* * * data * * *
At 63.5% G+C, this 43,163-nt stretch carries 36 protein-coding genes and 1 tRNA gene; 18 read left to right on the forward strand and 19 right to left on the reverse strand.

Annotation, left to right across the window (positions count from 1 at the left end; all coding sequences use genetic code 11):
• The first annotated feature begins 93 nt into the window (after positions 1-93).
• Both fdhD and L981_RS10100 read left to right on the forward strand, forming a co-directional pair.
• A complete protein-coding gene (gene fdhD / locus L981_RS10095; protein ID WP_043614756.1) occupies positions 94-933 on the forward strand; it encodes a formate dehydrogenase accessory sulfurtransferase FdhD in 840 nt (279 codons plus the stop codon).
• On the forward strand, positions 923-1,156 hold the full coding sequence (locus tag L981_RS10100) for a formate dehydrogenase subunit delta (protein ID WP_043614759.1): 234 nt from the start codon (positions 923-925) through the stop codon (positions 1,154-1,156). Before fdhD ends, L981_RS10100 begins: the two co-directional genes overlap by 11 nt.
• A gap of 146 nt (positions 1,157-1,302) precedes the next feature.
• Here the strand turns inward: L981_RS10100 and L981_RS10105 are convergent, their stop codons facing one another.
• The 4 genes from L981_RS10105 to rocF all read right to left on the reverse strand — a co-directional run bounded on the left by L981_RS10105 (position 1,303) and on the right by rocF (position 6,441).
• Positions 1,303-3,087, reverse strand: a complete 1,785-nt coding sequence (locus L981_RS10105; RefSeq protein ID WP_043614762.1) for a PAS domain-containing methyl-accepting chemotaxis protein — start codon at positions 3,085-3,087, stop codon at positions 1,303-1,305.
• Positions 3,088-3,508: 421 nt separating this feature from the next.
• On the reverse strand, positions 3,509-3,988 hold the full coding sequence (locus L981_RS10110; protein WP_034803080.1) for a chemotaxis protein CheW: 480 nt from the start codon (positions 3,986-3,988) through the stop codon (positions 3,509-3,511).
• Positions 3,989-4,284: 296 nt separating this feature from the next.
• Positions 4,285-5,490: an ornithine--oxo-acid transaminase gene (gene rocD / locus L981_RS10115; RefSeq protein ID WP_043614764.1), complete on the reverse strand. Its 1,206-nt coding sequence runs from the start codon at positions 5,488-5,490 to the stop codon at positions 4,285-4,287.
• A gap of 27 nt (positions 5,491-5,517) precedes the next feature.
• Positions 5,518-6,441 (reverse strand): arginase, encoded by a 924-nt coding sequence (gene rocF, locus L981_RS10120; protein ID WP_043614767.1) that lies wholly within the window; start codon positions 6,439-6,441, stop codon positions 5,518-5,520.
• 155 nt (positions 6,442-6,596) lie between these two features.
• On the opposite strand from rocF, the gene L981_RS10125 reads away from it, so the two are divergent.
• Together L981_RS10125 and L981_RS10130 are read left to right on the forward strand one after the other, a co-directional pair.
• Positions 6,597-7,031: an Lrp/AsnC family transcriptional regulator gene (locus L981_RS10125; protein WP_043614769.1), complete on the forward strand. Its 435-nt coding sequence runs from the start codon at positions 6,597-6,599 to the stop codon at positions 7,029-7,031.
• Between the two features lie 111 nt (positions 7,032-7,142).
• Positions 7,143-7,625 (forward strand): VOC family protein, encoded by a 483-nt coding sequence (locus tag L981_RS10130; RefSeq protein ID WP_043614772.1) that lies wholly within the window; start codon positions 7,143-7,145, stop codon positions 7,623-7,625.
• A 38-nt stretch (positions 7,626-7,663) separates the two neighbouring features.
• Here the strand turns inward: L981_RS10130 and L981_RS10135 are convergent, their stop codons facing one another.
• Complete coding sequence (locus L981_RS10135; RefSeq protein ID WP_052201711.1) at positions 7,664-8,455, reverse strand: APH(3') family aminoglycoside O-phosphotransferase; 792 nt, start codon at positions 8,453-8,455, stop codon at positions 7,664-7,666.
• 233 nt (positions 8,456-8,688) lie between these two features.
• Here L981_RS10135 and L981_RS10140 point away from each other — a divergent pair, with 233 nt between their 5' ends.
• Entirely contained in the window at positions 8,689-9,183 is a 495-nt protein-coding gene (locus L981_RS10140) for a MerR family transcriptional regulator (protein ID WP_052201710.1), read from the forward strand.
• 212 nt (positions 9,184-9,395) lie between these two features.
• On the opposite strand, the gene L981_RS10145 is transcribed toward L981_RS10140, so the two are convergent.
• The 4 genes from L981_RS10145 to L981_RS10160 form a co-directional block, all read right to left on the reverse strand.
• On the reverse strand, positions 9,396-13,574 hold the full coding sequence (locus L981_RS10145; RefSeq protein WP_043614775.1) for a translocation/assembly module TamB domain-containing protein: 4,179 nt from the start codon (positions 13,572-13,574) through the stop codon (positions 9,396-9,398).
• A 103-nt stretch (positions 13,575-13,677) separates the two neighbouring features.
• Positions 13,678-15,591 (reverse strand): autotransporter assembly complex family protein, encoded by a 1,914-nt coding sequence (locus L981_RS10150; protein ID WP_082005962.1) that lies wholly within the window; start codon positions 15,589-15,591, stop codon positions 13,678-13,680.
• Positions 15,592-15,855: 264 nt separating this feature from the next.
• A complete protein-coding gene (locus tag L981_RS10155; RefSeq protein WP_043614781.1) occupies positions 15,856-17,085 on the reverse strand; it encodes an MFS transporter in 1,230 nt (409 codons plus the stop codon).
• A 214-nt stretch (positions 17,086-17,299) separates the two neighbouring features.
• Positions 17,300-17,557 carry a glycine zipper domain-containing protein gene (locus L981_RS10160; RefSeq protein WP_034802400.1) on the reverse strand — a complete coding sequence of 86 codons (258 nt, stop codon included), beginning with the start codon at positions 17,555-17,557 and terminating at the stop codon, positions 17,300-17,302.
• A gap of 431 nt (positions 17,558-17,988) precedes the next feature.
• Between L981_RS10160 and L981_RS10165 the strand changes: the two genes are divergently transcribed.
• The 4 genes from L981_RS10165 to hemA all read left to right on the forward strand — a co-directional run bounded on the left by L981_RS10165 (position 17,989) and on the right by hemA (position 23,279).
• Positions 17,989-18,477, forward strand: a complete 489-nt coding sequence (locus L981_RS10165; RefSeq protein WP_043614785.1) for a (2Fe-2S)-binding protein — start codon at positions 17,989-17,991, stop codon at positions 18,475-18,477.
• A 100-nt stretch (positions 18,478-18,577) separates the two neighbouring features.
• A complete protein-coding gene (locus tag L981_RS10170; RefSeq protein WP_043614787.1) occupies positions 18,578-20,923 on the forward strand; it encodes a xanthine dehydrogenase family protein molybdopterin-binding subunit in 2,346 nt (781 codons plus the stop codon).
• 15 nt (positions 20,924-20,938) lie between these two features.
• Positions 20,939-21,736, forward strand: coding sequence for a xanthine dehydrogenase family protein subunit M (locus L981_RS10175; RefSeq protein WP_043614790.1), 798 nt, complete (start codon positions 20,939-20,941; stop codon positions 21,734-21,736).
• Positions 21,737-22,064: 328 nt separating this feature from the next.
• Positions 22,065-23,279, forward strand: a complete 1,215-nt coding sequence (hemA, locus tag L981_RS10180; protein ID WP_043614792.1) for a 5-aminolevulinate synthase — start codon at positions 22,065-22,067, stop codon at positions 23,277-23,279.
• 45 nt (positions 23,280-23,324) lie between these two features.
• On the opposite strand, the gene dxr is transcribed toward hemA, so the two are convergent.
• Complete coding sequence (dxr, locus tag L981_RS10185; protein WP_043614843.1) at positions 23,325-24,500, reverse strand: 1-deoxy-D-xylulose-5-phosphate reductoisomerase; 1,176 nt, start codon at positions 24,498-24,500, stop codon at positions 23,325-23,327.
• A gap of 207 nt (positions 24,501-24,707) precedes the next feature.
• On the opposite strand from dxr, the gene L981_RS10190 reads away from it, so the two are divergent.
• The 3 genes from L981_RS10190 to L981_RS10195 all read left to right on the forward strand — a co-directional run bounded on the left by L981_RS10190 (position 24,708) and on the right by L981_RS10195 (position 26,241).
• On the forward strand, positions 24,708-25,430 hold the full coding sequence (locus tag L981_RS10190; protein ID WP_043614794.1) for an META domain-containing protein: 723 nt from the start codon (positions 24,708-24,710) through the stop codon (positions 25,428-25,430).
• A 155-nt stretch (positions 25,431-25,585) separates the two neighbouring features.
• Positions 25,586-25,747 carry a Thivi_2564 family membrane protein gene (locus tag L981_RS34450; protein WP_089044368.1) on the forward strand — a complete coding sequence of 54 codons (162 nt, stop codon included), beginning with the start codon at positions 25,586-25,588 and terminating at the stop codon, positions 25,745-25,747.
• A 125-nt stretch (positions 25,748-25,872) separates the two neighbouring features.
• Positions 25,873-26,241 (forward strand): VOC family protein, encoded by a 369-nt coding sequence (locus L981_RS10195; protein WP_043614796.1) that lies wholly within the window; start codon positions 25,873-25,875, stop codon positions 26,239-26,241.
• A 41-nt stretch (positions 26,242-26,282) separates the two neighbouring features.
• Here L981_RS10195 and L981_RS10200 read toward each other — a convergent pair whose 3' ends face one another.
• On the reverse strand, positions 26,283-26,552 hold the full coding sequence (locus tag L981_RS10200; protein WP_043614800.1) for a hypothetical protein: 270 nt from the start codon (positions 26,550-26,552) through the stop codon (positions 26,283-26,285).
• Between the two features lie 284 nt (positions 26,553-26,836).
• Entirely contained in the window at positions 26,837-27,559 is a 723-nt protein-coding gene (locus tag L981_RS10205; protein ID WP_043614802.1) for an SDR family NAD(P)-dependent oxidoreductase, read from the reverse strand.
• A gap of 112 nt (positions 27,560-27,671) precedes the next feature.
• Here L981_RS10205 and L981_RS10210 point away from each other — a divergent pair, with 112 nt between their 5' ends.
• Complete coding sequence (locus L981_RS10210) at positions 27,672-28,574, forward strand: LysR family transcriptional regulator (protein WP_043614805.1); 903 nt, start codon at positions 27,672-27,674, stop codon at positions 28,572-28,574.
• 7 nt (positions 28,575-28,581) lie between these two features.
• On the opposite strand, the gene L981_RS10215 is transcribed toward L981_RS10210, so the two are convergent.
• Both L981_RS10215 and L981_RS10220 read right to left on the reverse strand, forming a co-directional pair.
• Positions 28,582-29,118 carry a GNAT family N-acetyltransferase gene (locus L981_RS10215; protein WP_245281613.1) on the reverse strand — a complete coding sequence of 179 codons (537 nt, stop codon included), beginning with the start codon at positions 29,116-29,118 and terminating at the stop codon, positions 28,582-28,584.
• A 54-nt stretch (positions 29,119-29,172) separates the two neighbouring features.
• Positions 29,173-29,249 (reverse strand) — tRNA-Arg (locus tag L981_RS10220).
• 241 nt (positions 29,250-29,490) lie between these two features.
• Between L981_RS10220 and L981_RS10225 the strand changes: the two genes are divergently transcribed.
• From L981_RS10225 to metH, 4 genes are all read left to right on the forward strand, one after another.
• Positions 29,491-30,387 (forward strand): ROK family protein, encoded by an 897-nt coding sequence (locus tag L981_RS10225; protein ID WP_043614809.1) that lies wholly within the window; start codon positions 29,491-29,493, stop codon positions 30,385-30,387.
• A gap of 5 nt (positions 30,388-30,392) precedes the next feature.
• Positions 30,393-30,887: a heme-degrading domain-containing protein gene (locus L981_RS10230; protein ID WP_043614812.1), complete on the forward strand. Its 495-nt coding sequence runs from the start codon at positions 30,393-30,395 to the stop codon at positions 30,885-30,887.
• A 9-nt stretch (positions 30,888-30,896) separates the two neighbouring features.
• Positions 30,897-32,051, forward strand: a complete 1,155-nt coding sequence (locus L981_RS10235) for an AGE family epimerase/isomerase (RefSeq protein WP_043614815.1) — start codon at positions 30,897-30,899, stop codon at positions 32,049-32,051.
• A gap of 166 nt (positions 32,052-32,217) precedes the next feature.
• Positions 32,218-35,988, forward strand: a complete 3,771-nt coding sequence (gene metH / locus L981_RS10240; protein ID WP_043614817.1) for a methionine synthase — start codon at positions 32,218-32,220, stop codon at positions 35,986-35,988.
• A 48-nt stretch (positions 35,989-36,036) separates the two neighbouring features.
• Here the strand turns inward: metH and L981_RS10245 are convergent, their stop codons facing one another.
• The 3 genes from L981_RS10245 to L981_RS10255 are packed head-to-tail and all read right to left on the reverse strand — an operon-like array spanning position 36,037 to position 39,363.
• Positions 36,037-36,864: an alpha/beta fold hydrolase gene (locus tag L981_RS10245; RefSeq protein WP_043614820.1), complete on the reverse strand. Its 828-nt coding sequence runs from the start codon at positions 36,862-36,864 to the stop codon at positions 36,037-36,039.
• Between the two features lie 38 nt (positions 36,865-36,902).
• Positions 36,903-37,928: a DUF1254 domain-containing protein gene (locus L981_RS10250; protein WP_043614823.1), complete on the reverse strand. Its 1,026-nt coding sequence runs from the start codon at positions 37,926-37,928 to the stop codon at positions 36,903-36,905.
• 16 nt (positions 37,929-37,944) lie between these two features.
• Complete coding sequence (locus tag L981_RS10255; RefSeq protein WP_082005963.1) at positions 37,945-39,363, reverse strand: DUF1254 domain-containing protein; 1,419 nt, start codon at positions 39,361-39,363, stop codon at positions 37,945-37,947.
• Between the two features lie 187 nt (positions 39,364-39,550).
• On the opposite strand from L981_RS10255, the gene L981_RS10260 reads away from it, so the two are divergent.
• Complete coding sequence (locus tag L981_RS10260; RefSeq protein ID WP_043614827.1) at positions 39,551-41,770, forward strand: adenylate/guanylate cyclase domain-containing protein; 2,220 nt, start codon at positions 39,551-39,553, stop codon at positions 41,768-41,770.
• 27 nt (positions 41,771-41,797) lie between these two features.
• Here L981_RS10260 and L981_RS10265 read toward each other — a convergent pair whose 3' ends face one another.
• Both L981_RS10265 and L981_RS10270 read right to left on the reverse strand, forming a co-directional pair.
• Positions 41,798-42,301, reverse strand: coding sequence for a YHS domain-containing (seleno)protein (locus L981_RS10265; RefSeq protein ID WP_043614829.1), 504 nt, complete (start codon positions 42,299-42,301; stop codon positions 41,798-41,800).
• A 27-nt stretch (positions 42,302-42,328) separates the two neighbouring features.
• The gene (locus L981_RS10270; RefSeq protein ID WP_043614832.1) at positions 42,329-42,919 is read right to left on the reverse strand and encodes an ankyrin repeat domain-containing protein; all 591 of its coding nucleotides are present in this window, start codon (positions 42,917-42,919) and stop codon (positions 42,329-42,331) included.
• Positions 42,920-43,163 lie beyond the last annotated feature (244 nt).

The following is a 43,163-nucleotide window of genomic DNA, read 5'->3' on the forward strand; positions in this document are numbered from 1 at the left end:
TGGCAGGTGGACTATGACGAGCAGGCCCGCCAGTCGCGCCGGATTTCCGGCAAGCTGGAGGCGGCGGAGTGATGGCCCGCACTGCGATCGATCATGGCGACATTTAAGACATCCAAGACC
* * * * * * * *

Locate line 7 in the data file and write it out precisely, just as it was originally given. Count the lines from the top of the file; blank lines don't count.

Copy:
• A gap of 146 nt (positions 1,157-1,302) precedes the next feature.